Intrusion Detection and Prevention Systems

Intrusion Detection and Prevention Systems

Joseph Kizza (The University of Tennessee-Chattanooga, USA) and Florence Migga Kizza (The University of Tennessee-Chattanooga, USA)
Copyright: © 2008 |Pages: 20
DOI: 10.4018/978-1-59904-379-1.ch012

Abstract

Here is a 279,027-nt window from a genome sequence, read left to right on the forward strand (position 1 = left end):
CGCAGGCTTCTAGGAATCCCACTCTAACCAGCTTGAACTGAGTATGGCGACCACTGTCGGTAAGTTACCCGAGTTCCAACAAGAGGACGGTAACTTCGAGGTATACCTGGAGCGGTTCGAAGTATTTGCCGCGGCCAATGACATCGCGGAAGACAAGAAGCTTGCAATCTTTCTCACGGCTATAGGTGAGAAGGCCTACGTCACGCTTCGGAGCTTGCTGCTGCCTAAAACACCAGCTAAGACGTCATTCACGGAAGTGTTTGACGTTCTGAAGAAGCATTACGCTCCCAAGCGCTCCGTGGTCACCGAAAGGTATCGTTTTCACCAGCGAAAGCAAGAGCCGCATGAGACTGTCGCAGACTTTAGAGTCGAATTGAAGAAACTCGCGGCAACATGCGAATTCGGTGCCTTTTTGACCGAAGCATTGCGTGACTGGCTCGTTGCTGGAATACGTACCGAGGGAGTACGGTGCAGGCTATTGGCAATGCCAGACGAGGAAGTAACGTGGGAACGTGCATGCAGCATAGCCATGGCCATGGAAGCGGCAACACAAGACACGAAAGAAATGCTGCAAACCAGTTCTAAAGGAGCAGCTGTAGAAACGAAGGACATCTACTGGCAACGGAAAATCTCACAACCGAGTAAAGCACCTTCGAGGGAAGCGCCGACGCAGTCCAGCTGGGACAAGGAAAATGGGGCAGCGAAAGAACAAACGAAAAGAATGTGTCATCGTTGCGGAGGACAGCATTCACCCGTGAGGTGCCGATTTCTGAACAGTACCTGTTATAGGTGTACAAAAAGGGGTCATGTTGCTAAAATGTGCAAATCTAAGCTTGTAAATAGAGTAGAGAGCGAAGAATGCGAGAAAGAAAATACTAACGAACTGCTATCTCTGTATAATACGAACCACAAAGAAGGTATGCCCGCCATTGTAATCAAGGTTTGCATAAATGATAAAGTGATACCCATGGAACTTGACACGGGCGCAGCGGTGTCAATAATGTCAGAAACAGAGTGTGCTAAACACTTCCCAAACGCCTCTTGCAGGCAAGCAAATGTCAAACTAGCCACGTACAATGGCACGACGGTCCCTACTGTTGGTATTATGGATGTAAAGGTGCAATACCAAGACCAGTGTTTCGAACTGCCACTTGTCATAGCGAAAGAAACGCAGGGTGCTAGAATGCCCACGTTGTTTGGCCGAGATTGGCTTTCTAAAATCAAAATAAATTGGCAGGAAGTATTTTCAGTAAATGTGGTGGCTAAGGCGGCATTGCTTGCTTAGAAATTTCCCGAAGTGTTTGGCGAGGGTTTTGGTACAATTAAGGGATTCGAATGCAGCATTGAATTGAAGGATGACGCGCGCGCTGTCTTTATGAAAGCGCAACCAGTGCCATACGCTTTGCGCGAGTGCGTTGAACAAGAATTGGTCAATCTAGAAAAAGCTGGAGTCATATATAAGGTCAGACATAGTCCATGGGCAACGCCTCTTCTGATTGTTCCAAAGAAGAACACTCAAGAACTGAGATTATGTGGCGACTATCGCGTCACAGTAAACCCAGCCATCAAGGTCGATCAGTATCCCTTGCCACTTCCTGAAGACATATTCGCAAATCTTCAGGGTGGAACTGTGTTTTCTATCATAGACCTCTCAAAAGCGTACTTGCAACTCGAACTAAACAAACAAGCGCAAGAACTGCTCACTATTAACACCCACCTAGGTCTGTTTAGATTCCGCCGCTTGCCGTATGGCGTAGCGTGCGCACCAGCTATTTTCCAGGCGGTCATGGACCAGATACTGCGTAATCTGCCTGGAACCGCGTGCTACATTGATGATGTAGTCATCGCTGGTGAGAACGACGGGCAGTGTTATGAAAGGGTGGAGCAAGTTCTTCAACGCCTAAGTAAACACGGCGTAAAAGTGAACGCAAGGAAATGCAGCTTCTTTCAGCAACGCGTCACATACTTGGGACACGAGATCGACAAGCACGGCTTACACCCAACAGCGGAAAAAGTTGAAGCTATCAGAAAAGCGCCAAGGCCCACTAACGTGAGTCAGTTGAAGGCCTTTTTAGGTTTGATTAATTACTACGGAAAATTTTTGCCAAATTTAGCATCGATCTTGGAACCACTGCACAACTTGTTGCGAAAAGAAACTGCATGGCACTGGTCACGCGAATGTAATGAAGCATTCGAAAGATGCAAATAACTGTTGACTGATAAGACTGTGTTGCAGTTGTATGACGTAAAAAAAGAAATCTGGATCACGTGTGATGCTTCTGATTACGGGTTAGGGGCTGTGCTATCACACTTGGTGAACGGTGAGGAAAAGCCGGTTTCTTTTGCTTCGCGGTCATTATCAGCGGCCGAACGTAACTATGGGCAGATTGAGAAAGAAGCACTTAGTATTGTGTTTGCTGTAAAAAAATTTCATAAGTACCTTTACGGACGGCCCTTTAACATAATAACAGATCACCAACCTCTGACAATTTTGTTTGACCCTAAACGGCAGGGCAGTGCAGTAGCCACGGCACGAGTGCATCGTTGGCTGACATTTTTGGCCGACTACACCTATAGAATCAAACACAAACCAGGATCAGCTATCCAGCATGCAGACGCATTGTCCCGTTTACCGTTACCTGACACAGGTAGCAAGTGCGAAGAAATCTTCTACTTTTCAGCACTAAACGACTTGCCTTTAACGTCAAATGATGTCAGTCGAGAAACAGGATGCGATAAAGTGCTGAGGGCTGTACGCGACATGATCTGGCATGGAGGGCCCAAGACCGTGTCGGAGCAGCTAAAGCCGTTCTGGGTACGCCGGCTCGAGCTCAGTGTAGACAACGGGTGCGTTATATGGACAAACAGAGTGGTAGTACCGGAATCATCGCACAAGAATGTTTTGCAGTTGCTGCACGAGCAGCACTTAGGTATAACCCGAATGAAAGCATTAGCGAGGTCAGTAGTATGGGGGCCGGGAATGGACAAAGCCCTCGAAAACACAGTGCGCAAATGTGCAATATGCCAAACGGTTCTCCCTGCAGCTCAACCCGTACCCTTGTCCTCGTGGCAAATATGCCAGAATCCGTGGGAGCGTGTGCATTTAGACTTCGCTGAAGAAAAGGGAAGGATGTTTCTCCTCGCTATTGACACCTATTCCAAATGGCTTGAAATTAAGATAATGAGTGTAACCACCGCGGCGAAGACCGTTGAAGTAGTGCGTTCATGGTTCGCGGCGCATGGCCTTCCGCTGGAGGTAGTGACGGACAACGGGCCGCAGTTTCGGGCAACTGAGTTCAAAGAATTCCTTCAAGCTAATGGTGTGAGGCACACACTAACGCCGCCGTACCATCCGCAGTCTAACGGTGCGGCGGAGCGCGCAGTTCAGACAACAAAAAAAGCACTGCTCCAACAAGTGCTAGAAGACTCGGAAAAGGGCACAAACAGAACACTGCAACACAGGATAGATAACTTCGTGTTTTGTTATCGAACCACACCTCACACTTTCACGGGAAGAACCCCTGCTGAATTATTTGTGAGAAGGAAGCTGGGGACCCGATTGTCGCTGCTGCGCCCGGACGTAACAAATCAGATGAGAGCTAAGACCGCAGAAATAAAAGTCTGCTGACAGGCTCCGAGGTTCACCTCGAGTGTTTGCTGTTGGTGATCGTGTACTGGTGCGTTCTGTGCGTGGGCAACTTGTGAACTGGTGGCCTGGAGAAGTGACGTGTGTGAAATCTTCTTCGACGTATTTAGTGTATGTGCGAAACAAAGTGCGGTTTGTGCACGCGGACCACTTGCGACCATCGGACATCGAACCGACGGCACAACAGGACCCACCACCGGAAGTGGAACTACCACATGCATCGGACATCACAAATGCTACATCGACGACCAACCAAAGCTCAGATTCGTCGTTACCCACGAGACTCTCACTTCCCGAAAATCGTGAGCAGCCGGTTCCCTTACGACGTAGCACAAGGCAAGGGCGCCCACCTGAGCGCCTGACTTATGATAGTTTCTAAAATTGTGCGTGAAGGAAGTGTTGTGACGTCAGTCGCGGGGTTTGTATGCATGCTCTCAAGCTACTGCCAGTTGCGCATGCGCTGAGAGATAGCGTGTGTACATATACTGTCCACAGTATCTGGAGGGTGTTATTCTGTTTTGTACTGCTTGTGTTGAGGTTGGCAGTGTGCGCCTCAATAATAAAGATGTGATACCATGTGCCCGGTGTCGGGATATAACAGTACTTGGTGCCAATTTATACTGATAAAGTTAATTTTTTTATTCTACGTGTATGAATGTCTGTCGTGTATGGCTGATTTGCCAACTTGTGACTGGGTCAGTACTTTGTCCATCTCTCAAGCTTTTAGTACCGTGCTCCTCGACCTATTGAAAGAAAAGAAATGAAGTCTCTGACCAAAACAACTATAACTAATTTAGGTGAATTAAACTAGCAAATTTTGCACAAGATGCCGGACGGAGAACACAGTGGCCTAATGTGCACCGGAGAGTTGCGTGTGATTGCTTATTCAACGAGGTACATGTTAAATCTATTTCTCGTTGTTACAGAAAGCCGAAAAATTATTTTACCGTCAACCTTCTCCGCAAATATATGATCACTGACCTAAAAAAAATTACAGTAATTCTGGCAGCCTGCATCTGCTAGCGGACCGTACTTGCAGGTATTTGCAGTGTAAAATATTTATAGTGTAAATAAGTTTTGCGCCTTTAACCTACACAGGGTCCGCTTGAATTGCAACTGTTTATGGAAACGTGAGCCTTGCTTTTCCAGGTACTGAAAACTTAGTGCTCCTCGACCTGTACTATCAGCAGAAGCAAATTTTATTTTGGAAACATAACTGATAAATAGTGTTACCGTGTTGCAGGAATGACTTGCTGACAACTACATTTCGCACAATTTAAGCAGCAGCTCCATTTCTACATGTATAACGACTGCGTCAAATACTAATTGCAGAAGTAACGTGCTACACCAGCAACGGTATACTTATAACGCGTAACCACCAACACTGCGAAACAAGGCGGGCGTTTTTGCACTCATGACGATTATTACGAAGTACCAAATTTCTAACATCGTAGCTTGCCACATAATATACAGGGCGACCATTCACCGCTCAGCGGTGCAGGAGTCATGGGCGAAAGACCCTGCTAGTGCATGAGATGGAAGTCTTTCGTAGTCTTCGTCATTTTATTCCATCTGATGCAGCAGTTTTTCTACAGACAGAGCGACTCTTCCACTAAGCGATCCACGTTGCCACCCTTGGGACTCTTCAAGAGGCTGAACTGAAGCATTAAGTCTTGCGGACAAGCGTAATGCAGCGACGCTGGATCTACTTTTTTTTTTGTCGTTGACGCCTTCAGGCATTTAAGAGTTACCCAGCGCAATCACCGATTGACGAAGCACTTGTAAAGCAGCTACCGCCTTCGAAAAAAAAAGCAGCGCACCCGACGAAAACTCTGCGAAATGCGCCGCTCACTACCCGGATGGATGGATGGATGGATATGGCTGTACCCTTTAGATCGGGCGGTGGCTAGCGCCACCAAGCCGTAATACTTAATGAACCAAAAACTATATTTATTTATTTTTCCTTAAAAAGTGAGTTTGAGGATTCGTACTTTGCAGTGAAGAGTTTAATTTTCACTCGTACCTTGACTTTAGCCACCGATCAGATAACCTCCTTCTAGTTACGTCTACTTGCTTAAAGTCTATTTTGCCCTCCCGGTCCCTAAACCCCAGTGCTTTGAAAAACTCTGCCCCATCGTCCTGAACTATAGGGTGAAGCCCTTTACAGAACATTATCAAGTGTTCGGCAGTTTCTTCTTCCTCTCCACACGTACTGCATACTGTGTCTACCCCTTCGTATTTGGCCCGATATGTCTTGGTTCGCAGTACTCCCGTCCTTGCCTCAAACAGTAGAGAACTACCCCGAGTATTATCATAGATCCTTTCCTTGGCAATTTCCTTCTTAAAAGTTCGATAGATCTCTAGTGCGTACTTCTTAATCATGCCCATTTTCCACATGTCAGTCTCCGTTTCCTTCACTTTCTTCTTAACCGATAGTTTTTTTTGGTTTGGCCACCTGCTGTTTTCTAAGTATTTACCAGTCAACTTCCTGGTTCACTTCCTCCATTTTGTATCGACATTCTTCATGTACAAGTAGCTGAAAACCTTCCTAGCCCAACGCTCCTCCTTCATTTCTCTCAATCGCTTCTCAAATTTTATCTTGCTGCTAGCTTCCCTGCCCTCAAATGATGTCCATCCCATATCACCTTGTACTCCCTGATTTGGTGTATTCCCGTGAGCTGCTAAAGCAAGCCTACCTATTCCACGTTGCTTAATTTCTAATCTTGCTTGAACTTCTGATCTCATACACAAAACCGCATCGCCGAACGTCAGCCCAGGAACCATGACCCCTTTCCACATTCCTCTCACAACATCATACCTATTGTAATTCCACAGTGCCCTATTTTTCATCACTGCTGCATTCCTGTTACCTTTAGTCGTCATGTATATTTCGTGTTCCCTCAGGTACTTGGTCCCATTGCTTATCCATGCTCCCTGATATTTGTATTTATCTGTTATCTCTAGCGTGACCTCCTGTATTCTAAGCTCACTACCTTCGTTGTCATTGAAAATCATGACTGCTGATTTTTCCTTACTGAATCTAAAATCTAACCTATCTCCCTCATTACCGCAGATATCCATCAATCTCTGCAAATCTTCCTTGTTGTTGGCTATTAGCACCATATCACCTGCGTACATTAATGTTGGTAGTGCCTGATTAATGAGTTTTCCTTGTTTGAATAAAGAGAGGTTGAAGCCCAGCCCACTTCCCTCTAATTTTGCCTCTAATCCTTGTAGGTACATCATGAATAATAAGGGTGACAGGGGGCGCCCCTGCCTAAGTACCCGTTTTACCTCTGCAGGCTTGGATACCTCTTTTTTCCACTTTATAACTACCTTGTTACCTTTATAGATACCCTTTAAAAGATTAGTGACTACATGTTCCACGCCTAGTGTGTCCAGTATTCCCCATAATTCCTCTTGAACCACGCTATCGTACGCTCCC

Let us make a statement of fact here that three principles define computer network security. These principles are: prevention, detection, and response. The high degree of iIternetworking and our growing dependence on computers have both, along with others factors, created an insatiable demand for information on and about people and products. This, in turn, has created a new class of hackers and information thieves determined to raid computer networks for proprietary information. All of a sudden, computer networks have come to be pots of honey attracting many. Consequently, the stampede for information from computer networks must be met with strong mechanisms, first to detect those trying to penetrate the system, secondly to prevent them from trying, and thirdly to respond to the attempt, successful or not. Although these three are fundamental ingredients of security, most resources have been devoted to detection and prevention, because if we are able to detect all security threats and prevent them, then there is no need for response. So we will focus on prevention in this chapter, but before we do, let us define the working terms.

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